Monday, June 02, 2014
The Mountain and the Viper
I know I say often that it's been a while since I've read the book, and that because of that, I don't remember all the particulars of how it unfolded. But I feel pretty confident in saying that I don't recall Sansa becoming so shrewd. It was wonderful to see her finally take charge in her own story. She clearly learned something about the art of deceit from her time in King's Landing, with a carefully modulated story that contained plenty of truth up front to clear a path for the lie at the end. I don't think that she really knows who she's siding with, as Littlefinger himself intimated, but it certainly seems like the best of possible evils (for now). In any case, Sansa chose it for herself, which makes it a huge moment for her character.
Closely connected to that story were the "adventures of Arya and the Hound." The reaction of Arya to hearing of her aunt's death was priceless. One more hope dashed, and all she could do was laugh maniacally. The scene was also interesting for its opening, particularly the discussion of poison being "a woman's weapon." It was a nice way to comment on a revelation yet to come in the next episode or two.
But backing up to take things chronologically, we opened with a Wildling attack on the village where Gilly is hiding, and it offered up a small moment that showed us that despite her anger, Ygritte has not totally given in to "the dark side" just yet. Ygritte found Gilly and her baby, yet spared them. But I think the story of the inexorable push toward the Wall (from both sides) has been stalled long enough. It seems certain to come to a head next week.
Back with Theon/Reek, we got to see the deceitful taking up Moat Cailin by Ramsay. The two interesting moments in this story were: first, when Theon almost broke down in fear of having to return to Ramsay without success; and second, that the show spent time on the moment of Roose Bolton bestowing his family name on Ramsay. The former illuminated just how far gone the real Theon is right now, while the latter... well, it's interesting to show this moment that tried to soften a character surely beyond all tempering.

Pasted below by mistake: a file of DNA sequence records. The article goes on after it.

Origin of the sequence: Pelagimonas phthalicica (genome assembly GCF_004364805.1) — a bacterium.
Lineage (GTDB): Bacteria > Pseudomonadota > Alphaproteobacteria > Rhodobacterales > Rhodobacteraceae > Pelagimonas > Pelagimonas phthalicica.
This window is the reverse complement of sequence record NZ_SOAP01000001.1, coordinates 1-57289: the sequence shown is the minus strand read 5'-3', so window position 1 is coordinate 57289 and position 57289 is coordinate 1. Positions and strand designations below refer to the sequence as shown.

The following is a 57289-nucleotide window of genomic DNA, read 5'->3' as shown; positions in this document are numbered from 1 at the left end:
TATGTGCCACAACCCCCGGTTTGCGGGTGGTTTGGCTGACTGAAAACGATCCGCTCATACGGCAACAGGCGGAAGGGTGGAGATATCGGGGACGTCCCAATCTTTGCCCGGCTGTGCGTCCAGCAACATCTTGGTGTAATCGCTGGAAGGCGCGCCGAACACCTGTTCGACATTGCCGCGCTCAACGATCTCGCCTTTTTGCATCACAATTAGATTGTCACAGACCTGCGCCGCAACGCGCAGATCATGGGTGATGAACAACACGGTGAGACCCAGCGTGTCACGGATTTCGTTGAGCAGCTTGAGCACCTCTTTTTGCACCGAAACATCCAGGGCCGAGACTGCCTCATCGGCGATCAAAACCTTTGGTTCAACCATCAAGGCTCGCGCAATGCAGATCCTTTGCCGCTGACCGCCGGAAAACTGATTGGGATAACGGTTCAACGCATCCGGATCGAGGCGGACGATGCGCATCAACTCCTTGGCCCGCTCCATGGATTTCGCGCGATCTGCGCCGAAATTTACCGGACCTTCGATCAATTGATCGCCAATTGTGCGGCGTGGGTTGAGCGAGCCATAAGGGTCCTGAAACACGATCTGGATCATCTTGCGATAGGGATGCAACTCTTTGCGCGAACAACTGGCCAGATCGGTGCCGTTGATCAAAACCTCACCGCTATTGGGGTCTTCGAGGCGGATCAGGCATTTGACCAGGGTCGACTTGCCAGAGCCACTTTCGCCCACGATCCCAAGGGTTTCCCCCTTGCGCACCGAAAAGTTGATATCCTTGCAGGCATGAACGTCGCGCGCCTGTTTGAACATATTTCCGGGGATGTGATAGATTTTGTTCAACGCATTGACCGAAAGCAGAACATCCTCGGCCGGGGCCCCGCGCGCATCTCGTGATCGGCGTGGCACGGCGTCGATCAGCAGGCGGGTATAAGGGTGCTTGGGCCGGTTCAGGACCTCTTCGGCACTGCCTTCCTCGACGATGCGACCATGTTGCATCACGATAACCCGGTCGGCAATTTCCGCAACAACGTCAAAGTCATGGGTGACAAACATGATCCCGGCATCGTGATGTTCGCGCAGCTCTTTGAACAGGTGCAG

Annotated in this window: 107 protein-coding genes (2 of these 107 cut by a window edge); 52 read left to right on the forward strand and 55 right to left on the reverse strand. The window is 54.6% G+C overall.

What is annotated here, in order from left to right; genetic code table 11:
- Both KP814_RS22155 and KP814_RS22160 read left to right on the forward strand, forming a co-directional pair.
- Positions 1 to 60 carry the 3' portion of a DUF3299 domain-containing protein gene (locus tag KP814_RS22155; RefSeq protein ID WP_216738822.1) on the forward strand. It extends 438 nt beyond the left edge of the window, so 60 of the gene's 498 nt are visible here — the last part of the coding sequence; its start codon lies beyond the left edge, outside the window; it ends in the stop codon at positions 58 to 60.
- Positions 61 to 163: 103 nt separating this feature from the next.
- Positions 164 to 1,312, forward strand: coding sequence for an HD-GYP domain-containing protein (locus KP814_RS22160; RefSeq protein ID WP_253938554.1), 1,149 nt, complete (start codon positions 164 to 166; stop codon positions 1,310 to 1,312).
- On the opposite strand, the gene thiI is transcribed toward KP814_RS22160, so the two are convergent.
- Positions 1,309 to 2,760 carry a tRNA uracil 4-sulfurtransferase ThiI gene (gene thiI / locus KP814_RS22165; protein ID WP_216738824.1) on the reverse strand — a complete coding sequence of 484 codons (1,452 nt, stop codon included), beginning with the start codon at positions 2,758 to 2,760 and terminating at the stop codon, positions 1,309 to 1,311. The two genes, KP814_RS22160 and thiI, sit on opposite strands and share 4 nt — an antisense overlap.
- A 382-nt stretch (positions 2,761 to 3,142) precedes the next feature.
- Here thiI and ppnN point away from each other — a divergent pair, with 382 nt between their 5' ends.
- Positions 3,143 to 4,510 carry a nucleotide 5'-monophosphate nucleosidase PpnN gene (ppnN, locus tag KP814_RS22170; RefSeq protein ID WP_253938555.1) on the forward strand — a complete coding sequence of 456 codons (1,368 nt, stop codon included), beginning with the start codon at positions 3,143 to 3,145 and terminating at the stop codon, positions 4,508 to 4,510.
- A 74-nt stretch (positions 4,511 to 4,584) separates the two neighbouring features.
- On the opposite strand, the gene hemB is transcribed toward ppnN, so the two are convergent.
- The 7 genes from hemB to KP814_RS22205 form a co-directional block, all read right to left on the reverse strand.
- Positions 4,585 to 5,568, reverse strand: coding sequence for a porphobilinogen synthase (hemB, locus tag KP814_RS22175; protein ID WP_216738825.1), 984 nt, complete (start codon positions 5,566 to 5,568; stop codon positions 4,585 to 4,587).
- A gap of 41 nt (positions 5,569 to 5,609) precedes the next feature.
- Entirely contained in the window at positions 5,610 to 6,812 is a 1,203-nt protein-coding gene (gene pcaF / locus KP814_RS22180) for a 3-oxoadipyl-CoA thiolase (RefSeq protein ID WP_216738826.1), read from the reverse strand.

Over in Meereen, the romantic subplot between Grey Worm and Missandei didn't really do much for me, but the revelation of Jorah Mormont's spying was a moment long coming. I like the way Emilia Clarke played the scene where Dany exiles Jorah. She didn't emphasize the shock of betrayal, nor did she play the typical "I'm so disappointed" cliche. Instead, she seemed to show us a healthy dose of the Targaryen family craziness. You got the sense that with one wrong word from Jorah, she'd bark some order as her brother might have, and Jorah would have been in a very bad situation indeed. I like this reminder that Dany has crazy in her nature.
Finally, King's Landing. There have been a lot of great Tyrion-in-captivity scenes this season, though this week's was not among my favorites. I don't know if it's that the meaning of the tale of "simple Orson" seemed unclear, or if the notion of such a character somehow felt redundant to Hodor, or if we were all just eager to see the fight already, or if I already feel that Peter Dinklage has delivered scenes that ought to win him an Emmy this season. In any case, the scene with Jamie didn't quite do it for me.
But then came the fight. It was every bit as intense as promised. And ultimately, bloody too. Even knowing as I did that Oberyn was not going to survive, his death in the final moments was simply shocking. The sheer brutality of it, in a show you'd think had plumbed the depths of shocking brutality, was incredible. And just like that, a fan favorite character of the new season is no more.
I'd give this episode a B+ overall. I suppose, given the high quality of this season, that's actually a low mark. But it was still great entertainment.